The US legal rep of alleged KickassTorrents owner Artem Vaulin has vowed to appeal last week’s extradition ruling in the Polish courts, while also claiming that his client’s treatment so far is a violation of human rights law.
As previously reported, the US authorities are attempting to extradite Ukrainian Vaulin from Poland, where he was arrested last year, to face charges of copyright crimes back in America over his role running the former major file-sharing hub. A court in Poland last week said that Vaulin could be extradited, though there are still further stages to go in that extradition process, in addition to any appeals.
In the US, Vaulin is being represented by the same lawyer as MegaUpload’s Kim Dotcom, Ira Rothken. He is trying to have the case against the KAT man dismissed in the US courts on the basis that so called secondary or contributory infringement is not a criminal matter under American law. Because a file-sharing hub like KAT doesn’t actually host any of the unlicensed content its users share, its liabilities would be for contributory rather than direct infringement, and in a civil case that’s what you’d sue Vaulin for.
Meanwhile, Rothken has also been hitting out at the way Vaulin has been treated since his arrest last year. Unlike Dotcom, who is fighting extradition to the US in his adopted home of New Zealand, Vaulin was not granted bail by the Polish authorities, and has been in custody ever since his arrest, though some of that has been in hospital where he has been treated for back problems.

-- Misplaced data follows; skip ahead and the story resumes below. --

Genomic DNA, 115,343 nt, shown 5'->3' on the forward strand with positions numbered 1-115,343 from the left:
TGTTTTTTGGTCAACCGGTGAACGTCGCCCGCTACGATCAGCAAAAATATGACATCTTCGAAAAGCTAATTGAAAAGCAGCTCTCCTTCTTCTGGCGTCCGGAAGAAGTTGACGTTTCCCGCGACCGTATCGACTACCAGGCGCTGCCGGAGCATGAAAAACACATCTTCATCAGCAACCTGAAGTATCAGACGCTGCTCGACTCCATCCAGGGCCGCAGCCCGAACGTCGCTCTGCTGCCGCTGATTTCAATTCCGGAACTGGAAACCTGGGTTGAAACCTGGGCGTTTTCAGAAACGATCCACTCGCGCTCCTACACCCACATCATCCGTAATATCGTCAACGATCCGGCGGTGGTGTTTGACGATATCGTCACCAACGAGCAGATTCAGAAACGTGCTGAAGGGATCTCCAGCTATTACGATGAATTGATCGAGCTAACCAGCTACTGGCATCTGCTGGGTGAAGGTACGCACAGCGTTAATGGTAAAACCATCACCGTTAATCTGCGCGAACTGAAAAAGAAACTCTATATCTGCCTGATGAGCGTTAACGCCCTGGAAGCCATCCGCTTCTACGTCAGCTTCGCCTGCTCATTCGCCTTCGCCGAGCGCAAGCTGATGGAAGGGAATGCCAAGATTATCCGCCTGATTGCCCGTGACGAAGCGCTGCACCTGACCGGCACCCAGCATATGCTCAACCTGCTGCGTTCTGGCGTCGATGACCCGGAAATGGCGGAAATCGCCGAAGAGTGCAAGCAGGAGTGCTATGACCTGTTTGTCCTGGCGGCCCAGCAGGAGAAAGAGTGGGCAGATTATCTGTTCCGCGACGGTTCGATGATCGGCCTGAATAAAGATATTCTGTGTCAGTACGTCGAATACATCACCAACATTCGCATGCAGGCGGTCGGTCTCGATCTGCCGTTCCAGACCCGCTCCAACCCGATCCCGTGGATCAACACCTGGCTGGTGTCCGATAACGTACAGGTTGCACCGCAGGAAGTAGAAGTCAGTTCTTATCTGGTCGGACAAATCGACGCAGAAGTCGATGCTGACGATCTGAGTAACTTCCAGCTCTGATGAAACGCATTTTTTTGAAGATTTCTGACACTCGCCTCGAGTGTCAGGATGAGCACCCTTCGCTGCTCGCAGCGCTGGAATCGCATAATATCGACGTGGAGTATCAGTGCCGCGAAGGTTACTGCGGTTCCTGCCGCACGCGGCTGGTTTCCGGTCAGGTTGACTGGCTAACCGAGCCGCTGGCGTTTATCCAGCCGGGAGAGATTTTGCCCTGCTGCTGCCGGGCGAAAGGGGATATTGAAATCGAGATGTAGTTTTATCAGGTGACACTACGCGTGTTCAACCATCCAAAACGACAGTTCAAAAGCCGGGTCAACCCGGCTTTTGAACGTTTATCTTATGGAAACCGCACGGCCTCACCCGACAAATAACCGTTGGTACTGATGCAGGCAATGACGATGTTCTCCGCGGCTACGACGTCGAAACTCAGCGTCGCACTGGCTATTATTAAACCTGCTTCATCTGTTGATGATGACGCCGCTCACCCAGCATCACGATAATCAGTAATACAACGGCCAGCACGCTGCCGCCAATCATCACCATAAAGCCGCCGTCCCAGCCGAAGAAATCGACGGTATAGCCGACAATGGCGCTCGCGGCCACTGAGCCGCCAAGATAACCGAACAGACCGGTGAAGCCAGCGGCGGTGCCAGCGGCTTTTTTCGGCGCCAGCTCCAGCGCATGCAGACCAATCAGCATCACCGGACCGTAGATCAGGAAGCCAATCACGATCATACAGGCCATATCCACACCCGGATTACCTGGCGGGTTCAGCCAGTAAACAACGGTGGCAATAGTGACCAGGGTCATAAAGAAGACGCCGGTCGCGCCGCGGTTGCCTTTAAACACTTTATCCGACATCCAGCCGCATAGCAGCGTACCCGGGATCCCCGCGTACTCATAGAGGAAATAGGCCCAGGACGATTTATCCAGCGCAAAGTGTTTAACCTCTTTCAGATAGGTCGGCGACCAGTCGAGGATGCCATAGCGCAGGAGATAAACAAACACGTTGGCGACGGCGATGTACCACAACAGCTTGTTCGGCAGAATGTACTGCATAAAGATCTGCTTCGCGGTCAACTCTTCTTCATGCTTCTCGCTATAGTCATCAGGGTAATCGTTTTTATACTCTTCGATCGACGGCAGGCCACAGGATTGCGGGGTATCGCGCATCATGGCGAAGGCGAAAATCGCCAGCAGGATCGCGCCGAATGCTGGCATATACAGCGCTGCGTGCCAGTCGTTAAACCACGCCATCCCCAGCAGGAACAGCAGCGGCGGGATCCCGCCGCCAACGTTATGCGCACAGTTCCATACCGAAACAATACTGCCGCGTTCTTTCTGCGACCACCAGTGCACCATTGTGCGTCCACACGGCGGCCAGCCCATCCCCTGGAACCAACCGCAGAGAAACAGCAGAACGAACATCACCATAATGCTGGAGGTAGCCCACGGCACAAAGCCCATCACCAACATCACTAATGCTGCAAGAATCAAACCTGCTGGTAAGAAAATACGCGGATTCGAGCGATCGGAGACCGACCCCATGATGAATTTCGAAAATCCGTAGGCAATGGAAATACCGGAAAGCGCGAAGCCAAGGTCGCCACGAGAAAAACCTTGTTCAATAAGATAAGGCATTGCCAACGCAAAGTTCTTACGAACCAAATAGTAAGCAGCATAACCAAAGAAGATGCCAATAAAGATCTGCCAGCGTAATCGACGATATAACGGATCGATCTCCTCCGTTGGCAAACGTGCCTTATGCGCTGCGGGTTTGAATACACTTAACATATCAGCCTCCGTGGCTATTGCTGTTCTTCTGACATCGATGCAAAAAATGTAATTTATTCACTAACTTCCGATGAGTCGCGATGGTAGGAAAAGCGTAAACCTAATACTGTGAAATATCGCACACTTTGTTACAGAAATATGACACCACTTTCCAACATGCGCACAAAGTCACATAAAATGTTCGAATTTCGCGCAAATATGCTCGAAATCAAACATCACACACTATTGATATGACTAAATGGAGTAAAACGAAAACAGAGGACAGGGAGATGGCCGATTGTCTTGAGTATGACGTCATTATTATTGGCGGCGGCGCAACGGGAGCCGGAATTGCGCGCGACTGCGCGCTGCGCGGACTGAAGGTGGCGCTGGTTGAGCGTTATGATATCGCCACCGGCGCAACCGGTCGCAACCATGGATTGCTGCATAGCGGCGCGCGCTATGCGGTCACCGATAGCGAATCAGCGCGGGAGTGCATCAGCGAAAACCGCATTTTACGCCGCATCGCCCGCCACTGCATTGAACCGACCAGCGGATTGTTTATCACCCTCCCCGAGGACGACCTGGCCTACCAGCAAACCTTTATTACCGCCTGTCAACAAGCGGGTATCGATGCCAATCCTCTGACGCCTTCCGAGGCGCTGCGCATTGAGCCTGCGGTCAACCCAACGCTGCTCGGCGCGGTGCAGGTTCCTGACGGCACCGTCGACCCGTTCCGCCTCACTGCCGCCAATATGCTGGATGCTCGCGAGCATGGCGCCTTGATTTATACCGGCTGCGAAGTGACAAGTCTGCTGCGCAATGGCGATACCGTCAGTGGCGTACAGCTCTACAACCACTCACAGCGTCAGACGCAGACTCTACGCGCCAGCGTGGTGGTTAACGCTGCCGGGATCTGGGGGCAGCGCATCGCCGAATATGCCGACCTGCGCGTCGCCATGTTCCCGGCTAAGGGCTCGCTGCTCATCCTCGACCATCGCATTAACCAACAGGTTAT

Despite already fighting his corner in the US court, Rothken has only just been given permission by the authorities to actually meet with Vaulin, who has separate Polish legal representation in his extradition case. It was following that meeting that Rothken revealed that – in addition to an appeal in the Polish courts and the ongoing legal wranglings in the US – he is planning on taking the case to the European Court Of Human Rights.
Rothken told Torrentfreak: “Artem is presumed innocent and the failure to provide him with bail in a novel copyright case on mere torrent files, which is an alleged non-violent crime, violates his human rights. Artem’s incarceration makes it so he can’t meaningfully participate in his defence in a complex internet copyright case where logically he needs access to the internet to assist his global legal team”.
So, as with Dotcom’s legal battle, there are now various strands and complexities emerging in the case against Vaulin. It remains to be seen if he ever faces the core charges made against him in an American courtroom.[from http://ift.tt/2lvivLP]